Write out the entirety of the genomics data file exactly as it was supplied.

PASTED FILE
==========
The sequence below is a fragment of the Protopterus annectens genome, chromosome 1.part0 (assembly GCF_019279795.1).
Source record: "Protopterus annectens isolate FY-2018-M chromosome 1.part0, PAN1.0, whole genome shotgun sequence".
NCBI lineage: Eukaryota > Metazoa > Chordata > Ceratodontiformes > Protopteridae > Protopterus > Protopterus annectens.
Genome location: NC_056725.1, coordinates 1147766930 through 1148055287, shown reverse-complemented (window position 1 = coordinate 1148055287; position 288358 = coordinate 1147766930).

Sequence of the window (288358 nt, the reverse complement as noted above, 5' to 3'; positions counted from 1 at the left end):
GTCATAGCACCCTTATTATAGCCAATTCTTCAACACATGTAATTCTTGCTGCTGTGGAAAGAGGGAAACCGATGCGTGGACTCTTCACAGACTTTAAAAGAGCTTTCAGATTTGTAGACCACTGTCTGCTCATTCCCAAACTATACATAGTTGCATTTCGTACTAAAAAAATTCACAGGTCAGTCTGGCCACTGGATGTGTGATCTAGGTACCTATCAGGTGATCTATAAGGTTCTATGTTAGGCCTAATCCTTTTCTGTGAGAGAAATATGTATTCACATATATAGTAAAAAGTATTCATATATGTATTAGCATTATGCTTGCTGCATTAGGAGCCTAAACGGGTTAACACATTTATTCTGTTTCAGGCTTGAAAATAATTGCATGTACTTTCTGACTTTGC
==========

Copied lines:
The sequence below is a fragment of the Protopterus annectens genome, chromosome 1.part0 (assembly GCF_019279795.1).
Source record: "Protopterus annectens isolate FY-2018-M chromosome 1.part0, PAN1.0, whole genome shotgun sequence".
NCBI lineage: Eukaryota > Metazoa > Chordata > Ceratodontiformes > Protopteridae > Protopterus > Protopterus annectens.
Genome location: NC_056725.1, coordinates 1147766930 through 1148055287, shown reverse-complemented (window position 1 = coordinate 1148055287; position 288358 = coordinate 1147766930).

Sequence of the window (288358 nt, the reverse complement as noted above, 5' to 3'; positions counted from 1 at the left end):
GTCATAGCACCCTTATTATAGCCAATTCTTCAACACATGTAATTCTTGCTGCTGTGGAAAGAGGGAAACCGATGCGTGGACTCTTCACAGACTTTAAAAGAGCTTTCAGATTTGTAGACCACTGTCTGCTCATTCCCAAACTATACATAGTTGCATTTCGTACTAAAAAAATTCACAGGTCAGTCTGGCCACTGGATGTGTGATCTAGGTACCTATCAGGTGATCTATAAGGTTCTATGTTAGGCCTAATCCTTTTCTGTGAGAGAAATATGTATTCACATATATAGTAAAAAGTATTCATATATGTATTAGCATTATGCTTGCTGCATTAGGAGCCTAAACGGGTTAACACATTTATTCTGTTTCAGGCTTGAAAATAATTGCATGTACTTTCTGACTTTGC